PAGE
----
Do big houses and big families need big water heaters?
In many ways, the American homeowner is obsessed with size. When you go house hunting, realtors will tell you how many bedrooms, bathrooms and other areas the homes have while fitting in the square footage of both back and front yards. Even if you consider yourself a city-dweller, you probably try not to settle for anything less than a two-floor condominium that gives you enough space to stretch out and relax after work even in cramped urban environments.
Of course, there's nothing wrong with wanting a mansion all to yourself if you can afford it, but bigger isn't always better when it comes to the appliances you choose to fill that house with. If you have a sprawling house in the suburbs or a multi-story apartment in the city with a big family to go along with it, you might be tempted to get the biggest water heater possible to cover all your hot water needs. However, rather than sinking all your money into one gargantuan heater and hoping for the best, installing tankless water heaters at the right points in your home could make your house a true home.
How much room do you really have?
In a large house and with a family that uses a lot of hot water at the same times every day, you might be tempted to go out and buy the biggest hot water heater you can find at the local home supply store. However, once you actually start to take a look at the sizes out there, you might start to question whether you can actually get the right size water heater for your money.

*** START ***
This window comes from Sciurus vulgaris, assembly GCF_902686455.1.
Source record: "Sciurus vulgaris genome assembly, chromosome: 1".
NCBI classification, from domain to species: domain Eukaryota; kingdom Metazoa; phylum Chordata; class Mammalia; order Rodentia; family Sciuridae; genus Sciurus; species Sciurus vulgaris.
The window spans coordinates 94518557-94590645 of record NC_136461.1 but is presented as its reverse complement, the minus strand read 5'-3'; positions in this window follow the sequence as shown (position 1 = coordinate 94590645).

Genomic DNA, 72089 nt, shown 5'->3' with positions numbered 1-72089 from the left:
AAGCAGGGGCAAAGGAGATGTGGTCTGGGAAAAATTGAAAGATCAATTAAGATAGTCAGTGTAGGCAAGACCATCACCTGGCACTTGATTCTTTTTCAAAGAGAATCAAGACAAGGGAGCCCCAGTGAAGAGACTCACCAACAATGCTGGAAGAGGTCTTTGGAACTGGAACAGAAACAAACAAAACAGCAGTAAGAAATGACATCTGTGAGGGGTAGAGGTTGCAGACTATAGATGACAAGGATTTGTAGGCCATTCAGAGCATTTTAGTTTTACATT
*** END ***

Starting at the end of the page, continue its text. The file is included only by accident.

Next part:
According to a Gallup poll, 33 percent of Americans say three children constitute an ideal family, though the average rests around 2.5. However, for a traditional water heater to supply enough hot water to everyone who needs it, you'll have to buy a 50-gallon model at the absolute minimum. If you want to upgrade and go electric, that number bumps up to a staggering 80 gallons.
With a large house, you also have to take into account the distance hot water has to traverse to make it to all the faucets, showerheads and other fixtures your family will be using as they get ready in the morning and prepare for bed at night. While your massive water heater in the basement might not have much trouble getting hot water to that sink on the first floor, it might struggle to get water at the right temperature and pressure to distant bathrooms on the top floors.
"Install a smaller model along with point-of-use tankless heaters near the busiest bathrooms and sinks."
Divide and conquer hot water
It might seem easier to just throw money at a giant water heater and call it a day, but if you put a little more thought into how your home is laid out, you can use point-of-use tankless water heaters to make sure every place in your house has a dedicated supply of hot water whenever you need it.
Instead of buying the largest-capacity water heater you can find, installing a smaller model along with point-of-use tankless heaters near the places you expect to see the most traffic in your home, you can give cold water a one-two punch that'll leave your home feeling like it's a lot smaller than it is – in a good way.